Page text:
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The GW Hatchet


The GW Hatchet

Serving the GW Community since 1904

The GW Hatchet

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Diversity, equity official to leave GW in July
By Jenna Lee, Assistant News Editor • June 8, 2024

In the 1960s, cohabitation made Hatchet headlines

It’s been said that history repeats itself, and at GW, that seems to be the case.

Freshmen Clark Harding and Kathy Rooney sparked both criticism and support last month when they asked to live together in University housing, even bringing in the American Civil Liberties Union for help in their fight.

The issue of coed housing has come a long way since 1967, when male and female students first attracted attention for living together in off-campus apartments.

In an article in the Oct. 10, 1967 issue of The GW Hatchet, writer Brooks Watkins tells the story of GW students – each with different circumstances – who fought an uphill battle against society’s perception of cohabitation.

“I’ve always gotten along better with boys than girls, so why not live with one?” Alice told The Hatchet.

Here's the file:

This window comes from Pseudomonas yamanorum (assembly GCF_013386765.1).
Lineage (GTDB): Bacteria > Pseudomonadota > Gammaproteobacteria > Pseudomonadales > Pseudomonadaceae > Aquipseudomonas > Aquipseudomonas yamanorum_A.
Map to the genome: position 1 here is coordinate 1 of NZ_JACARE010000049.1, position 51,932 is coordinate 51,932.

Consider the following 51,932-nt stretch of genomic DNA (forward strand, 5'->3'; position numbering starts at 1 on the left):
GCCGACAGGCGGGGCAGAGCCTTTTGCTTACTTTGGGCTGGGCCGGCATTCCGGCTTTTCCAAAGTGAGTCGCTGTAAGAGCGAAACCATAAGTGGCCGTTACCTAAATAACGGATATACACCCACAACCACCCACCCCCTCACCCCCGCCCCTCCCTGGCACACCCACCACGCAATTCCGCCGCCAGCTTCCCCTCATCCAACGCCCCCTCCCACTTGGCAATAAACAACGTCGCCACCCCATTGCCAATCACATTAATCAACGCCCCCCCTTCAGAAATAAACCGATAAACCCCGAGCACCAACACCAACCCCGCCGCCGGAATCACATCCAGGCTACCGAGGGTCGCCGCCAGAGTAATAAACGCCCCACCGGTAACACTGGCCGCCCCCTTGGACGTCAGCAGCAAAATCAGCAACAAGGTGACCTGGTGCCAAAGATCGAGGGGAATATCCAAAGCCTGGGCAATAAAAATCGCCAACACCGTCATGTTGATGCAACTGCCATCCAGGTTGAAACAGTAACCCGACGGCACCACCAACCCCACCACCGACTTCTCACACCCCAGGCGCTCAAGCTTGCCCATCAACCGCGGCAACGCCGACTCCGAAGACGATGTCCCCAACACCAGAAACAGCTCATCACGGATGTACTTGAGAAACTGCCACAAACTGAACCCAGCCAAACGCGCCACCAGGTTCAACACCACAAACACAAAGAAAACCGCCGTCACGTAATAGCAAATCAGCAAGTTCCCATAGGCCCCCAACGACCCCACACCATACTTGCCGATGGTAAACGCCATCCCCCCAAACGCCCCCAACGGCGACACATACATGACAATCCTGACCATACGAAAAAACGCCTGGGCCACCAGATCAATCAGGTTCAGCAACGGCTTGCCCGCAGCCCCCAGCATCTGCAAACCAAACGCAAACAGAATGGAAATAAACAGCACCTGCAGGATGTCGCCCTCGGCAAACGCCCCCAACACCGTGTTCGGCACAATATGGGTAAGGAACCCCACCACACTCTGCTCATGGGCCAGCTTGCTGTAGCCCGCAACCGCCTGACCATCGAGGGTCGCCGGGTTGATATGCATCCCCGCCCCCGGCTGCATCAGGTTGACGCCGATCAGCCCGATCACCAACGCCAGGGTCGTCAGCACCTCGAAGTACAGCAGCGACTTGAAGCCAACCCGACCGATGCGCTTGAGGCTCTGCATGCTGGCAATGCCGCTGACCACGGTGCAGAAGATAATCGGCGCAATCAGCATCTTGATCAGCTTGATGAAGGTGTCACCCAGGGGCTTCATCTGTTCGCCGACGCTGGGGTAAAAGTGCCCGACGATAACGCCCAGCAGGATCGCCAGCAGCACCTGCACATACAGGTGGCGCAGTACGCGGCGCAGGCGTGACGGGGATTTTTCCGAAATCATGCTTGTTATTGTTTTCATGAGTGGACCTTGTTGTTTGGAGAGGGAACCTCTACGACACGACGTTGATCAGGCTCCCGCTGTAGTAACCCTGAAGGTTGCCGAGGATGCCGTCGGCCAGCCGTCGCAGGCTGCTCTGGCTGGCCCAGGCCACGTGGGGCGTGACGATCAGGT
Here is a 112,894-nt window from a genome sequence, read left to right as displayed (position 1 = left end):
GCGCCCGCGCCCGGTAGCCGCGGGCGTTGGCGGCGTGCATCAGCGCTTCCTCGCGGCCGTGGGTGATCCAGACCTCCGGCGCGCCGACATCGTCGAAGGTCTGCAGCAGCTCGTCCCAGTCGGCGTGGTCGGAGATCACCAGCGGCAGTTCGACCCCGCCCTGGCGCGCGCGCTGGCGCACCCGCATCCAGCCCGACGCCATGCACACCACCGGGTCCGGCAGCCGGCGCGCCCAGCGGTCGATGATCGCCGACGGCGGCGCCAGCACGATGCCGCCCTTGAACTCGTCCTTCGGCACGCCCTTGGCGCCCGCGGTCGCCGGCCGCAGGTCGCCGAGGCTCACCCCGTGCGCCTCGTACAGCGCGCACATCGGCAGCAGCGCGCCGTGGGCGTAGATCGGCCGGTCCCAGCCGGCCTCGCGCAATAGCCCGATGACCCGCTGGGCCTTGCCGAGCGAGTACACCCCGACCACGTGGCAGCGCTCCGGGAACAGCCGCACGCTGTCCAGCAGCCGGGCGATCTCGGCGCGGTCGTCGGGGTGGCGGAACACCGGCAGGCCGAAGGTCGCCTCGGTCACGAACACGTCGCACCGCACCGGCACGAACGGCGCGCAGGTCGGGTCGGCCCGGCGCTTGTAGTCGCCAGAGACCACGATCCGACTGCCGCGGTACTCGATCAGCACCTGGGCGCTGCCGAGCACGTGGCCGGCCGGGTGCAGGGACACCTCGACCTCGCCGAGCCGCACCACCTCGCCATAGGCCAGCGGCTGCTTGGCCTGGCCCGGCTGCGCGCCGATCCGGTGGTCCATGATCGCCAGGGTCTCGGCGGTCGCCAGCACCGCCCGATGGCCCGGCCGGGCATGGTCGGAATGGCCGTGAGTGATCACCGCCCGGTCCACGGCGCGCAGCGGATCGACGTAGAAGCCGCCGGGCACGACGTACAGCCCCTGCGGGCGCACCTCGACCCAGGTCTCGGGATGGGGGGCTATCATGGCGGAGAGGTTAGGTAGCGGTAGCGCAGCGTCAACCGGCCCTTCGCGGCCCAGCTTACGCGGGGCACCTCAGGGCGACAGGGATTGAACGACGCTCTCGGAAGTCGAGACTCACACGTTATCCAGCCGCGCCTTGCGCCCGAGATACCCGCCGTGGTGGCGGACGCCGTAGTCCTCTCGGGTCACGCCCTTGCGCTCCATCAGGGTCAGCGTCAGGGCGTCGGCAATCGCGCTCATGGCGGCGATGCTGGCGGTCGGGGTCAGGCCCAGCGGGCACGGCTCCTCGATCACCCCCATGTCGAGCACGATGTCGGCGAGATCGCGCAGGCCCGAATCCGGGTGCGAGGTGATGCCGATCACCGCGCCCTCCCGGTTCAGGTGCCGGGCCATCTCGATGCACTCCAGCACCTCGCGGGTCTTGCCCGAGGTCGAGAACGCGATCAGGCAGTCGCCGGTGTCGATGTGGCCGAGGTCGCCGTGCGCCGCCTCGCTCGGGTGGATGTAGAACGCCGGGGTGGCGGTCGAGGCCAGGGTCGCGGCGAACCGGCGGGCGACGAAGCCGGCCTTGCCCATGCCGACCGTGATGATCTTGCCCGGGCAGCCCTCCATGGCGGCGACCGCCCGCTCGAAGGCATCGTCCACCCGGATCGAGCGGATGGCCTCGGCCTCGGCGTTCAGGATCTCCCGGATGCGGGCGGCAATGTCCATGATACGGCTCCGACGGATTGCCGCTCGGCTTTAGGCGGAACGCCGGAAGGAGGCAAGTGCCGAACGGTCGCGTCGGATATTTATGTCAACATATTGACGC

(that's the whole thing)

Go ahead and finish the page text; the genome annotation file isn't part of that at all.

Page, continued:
“A GW student until last spring, Alice has been living with Jerry, currently a student, since school ended last June. They split the rent of their on-campus basement apartment. Alice cleans and makes sure Jerry is sitting down to a decent 6 o’clock dinner, and Jerry holds up his end of the deal by putting up and sympathizing with her condition – Alice is six months pregnant,” The Hatchet reported.

“Jerry isn’t the father,” Alice said. “The father is here on campus and I have no intention of marrying him, nor does he want to marry me.

Alice called their arrangement “the ideal situation.”

“I sleep on a fold-out couch in the living room, and the bedroom is his private domain,” she said. “It took forever to convince him that I should be allowed to use his closet and clean up his room.”

Alice and Jerry said their friends readily accepted their living situation. And if they didn’t accept it, “the hell with them” seemed to be the roommates’ attitude. They said their landlord did not mind the coeducational arrangement.

Mixed-gender housing was such a deviation from social norms that students quoted in The Hatchet story asked that their names be changed.

“Dick is a groovy cook and I couldn’t be in safer hands if I were rooming with another girl – he doesn’t like girls in a dating sort of way,” Jane said.

According to The Hatchet, Dick shrugged and re-lit his cigarette. “I suppose the word for it is `queer.'”

“My parents know about the arrangement but they figure I was old enough to `start digging my own grave’ if I wanted to,” Jane told The Hatchet.

“I think the best thing about living with Dick is that he’s got such good taste he never misses telling me which dress looks good on me,” Jane said. “He’s never catty about his suggestions like some girls are.”

-Dan Gabriel

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